Bishops at the Border
As the nation continues its apparently endless debate on comprehensive immigration reform, members of the U.S. Conference of Catholic Bishops joined together this morning with residents, migrants and advocates at the border in Nogales, Arizona. There they celebrated Mass together to remember the thousands who have perished attempting to find a new life in the United States in the desert border region that has come to be known as “our Lampedusa.”
This “Mission for Migrants” included a wreath laying ceremony and a tour of the border. It was inspired by the trip by Pope Francis to Lampedusa, Italy, last year to pray for migrants who died attempting to reach Europe by boat.
“As a moral matter, our nation can no longer employ an immigration system that divides families and denies basic due process protections to our fellow human beings,” said Bishop Eusebio Elizondo, auxiliary bishop of Seattle and chairman of the USCCB Committee on Migration.
During the homily, Boston’s Cardinal Seán O’Malley reminded the assembly that “the United States is a nation of immigrants.” He said, “Only the indigenous Native Americans are not from somewhere else. So the word of God reminds us today that our God wants justice for the orphan and the widow and our God loves the foreigners, the aliens and reminds us that we were aliens in Egypt.”
The Cardinal said, "Here in the desert of Arizona, we come to mourn the countless immigrants who risk their lives at the hands of the coyotes and the forces of nature to come to the United States. Every year four hundred bodies are found here at the border, bodies of men, women and children seeking to enter the United States. Those are only the bodies that are found. As the border crossings become more difficult, people take greater risks and more are perishing.
Cardinal O'Malley said that last year about 25,000 children, mostly from Central America arrived in the United States, unaccompanied by an adult. "Tens of thousands of families are separated in the midst of migration patterns," he added, "more than 10 million undocumented immigrants are exposed to exploitation and lack access to basic human services and are living in constant fear. They contribute to our economy by their hard work, often by contributing billions of dollars each year to the social security fund and to Medicare programs that will never benefit them."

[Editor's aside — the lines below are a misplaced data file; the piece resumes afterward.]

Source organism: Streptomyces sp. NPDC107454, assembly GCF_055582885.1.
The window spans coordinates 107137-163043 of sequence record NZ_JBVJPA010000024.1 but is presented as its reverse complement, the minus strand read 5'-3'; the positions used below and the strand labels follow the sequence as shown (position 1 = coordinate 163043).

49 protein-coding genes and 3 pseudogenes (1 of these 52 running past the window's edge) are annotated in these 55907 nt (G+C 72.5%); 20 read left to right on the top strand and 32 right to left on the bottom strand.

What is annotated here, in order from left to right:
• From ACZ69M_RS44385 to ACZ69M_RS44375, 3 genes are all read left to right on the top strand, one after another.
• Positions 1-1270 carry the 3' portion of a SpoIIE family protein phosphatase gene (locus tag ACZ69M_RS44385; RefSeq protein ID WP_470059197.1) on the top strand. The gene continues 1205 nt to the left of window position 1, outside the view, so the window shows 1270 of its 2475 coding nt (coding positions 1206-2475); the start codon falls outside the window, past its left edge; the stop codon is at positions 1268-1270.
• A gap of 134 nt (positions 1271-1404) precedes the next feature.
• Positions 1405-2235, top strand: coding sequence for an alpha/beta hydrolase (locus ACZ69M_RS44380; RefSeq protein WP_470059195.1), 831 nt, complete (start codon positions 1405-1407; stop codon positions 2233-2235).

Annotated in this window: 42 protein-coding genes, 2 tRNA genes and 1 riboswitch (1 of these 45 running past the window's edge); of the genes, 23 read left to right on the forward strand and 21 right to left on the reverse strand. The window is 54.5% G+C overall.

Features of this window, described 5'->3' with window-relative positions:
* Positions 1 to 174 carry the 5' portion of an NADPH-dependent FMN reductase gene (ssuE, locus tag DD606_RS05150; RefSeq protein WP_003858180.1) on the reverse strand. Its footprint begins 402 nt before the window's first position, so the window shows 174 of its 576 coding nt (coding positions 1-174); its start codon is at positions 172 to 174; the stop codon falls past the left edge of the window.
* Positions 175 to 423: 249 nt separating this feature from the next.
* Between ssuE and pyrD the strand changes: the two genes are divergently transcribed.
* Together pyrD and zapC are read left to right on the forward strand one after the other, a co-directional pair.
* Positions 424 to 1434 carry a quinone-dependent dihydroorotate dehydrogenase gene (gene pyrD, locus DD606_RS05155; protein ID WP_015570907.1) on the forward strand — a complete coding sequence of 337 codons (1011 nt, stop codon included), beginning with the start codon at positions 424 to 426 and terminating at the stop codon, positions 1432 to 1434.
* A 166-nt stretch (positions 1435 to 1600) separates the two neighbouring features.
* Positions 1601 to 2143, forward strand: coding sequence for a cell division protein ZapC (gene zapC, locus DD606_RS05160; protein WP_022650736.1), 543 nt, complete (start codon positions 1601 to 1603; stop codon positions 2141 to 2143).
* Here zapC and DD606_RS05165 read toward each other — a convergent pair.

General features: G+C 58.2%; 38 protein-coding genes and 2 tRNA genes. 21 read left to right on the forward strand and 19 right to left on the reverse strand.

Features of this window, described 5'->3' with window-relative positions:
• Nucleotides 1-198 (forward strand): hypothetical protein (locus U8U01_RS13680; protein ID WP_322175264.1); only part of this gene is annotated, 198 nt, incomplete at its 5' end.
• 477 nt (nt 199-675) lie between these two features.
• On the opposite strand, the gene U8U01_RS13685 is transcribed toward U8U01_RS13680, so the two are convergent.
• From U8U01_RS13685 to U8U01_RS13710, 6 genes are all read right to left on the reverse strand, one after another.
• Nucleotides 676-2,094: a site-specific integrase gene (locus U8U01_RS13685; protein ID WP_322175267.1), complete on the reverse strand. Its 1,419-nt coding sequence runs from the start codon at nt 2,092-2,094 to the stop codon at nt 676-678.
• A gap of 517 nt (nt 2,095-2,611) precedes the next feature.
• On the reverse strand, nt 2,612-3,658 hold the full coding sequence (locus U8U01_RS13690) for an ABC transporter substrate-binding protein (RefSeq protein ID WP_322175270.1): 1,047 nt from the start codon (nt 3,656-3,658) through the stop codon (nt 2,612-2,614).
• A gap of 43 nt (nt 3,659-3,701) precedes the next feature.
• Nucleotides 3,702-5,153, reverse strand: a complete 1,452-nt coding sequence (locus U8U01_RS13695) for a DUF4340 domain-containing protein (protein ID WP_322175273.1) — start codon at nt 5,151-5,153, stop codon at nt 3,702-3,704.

Realling the “hardships and humiliations of so many immigrants who come to the States fleeing from poverty and oppression, seeking a better life for their children,” he said, “Sadly enough many immigrants spend years without the opportunity to see their loved ones. How many rural areas are peopled by grandparents taking care of little grandchildren because the parents are off in the United States working to send money back home?” The bishops have called upon the Obama Administration to use its authority to limit deportations of immigrants “who are no threat to the community” and have families living in the United States and would benefit from a legalization program.
Cardinal O’Malley noted that day’s Gospel “begins with a certain lawyer who is trying to test Jesus,” eventually demanding to know “Who is my neighbor?” Jesus responds with the parable of the Good Samaritan.
“In Jesus’ day the term ‘Good Samaritan’ was never used by the chosen people,” the cardinal said. “Indeed it would seem a contradiction of terms. How could someone be both a Samaritan and good?
“The Samaritans were the despised foreigners, heretics and outcasts. Yet Jesus shows us how that foreigner, that Samaritan, becomes the protagonist, the hero who saves one of the native sons who is rescued not by his fellow countryman and coreligionists but by a stranger, an alien, a Samaritan.
“ ‘Who is my neighbor?’ Jesus changed the question from one of legal obligation (who deserves my love) to one of gift giving (to whom can I show myself a neighbor), and of this the despised Samaritan is the moral exemplar.”
Members of the U.S. bishops’ border delegation have called upon Congress—specifically the House of Representatives—to move quickly to fix a broken immigration system. While the U.S. Senate passed comprehensive immigration reform last year, the House has refused to move on the measure or pass its own version of reform. “Our elected officials are sent to Washington, D.C., to make decisions and lead our nation into the future,” said Bishop John Wester of Salt Lake City, a member of the committee. “They should no longer delay action on this issue, which enjoys the support of the large majority of the American public.”
During the Mass, Cardinal O’Malley and the bishops laid a wreath at the border wall in Nogales, Arizona, to remember those who have died on both sides of the border attempting to reach loved ones in the United States. At Lampedusa, Pope Francis threw a wreath into the Mediterranean Sea to remember migrants who have died attempting to reach Europe.
“We come to the desert today because it is the road to Jericho,” Cardinal O’Malley said. “It is traveled by many trying to reach the metropolis of Jerusalem. We come here today to be a neighbor and to find a neighbor in each of the suffering people who risk their lives and at times lose their lives in the desert.
“Pope Francis encourages us to go to the periphery to seek our neighbor in places of pain and darkness. We are here to discover our own identity as God’s children so that we can discover who our neighbor is, who is our brother and sister.”
Photo: Cardinal O'Malley offers communion through the border fence at Nogales, Arizona. Photo courtesy of the Archdiocese of Boston.